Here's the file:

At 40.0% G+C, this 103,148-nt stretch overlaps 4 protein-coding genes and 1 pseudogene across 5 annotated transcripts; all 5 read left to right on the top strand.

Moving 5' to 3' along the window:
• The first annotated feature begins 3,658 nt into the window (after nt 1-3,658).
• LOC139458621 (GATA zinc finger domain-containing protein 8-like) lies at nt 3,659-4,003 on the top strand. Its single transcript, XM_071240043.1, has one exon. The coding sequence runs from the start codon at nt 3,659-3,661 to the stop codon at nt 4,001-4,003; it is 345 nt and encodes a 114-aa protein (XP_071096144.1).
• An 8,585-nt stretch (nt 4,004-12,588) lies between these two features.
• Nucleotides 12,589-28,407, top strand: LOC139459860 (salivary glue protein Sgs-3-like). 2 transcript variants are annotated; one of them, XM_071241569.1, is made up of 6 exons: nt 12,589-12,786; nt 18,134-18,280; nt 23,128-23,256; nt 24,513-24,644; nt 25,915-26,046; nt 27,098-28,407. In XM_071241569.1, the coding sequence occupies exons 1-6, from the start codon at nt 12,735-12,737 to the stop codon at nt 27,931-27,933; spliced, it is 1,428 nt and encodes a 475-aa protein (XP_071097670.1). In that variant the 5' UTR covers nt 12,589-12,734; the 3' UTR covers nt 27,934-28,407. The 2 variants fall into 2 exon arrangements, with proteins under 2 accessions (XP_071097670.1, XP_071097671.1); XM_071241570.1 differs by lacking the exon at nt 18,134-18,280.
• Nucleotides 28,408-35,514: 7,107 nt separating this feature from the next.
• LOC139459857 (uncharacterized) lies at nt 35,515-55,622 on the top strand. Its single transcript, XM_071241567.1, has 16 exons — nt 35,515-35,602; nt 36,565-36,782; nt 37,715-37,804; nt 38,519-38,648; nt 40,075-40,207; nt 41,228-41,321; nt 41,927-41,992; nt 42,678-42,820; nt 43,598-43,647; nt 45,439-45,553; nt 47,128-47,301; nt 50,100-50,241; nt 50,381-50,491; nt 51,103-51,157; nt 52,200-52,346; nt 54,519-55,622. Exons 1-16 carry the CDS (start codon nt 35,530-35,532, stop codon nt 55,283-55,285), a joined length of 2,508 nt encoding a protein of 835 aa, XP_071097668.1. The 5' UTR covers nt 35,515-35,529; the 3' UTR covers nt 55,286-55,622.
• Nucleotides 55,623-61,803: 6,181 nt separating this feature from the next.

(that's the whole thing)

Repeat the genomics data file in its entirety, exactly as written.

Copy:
At 40.0% G+C, this 103,148-nt stretch overlaps 4 protein-coding genes and 1 pseudogene across 5 annotated transcripts; all 5 read left to right on the top strand.

Moving 5' to 3' along the window:
• The first annotated feature begins 3,658 nt into the window (after nt 1-3,658).
• LOC139458621 (GATA zinc finger domain-containing protein 8-like) lies at nt 3,659-4,003 on the top strand. Its single transcript, XM_071240043.1, has one exon. The coding sequence runs from the start codon at nt 3,659-3,661 to the stop codon at nt 4,001-4,003; it is 345 nt and encodes a 114-aa protein (XP_071096144.1).
• An 8,585-nt stretch (nt 4,004-12,588) lies between these two features.
• Nucleotides 12,589-28,407, top strand: LOC139459860 (salivary glue protein Sgs-3-like). 2 transcript variants are annotated; one of them, XM_071241569.1, is made up of 6 exons: nt 12,589-12,786; nt 18,134-18,280; nt 23,128-23,256; nt 24,513-24,644; nt 25,915-26,046; nt 27,098-28,407. In XM_071241569.1, the coding sequence occupies exons 1-6, from the start codon at nt 12,735-12,737 to the stop codon at nt 27,931-27,933; spliced, it is 1,428 nt and encodes a 475-aa protein (XP_071097670.1). In that variant the 5' UTR covers nt 12,589-12,734; the 3' UTR covers nt 27,934-28,407. The 2 variants fall into 2 exon arrangements, with proteins under 2 accessions (XP_071097670.1, XP_071097671.1); XM_071241570.1 differs by lacking the exon at nt 18,134-18,280.
• Nucleotides 28,408-35,514: 7,107 nt separating this feature from the next.
• LOC139459857 (uncharacterized) lies at nt 35,515-55,622 on the top strand. Its single transcript, XM_071241567.1, has 16 exons — nt 35,515-35,602; nt 36,565-36,782; nt 37,715-37,804; nt 38,519-38,648; nt 40,075-40,207; nt 41,228-41,321; nt 41,927-41,992; nt 42,678-42,820; nt 43,598-43,647; nt 45,439-45,553; nt 47,128-47,301; nt 50,100-50,241; nt 50,381-50,491; nt 51,103-51,157; nt 52,200-52,346; nt 54,519-55,622. Exons 1-16 carry the CDS (start codon nt 35,530-35,532, stop codon nt 55,283-55,285), a joined length of 2,508 nt encoding a protein of 835 aa, XP_071097668.1. The 5' UTR covers nt 35,515-35,529; the 3' UTR covers nt 55,286-55,622.
• Nucleotides 55,623-61,803: 6,181 nt separating this feature from the next.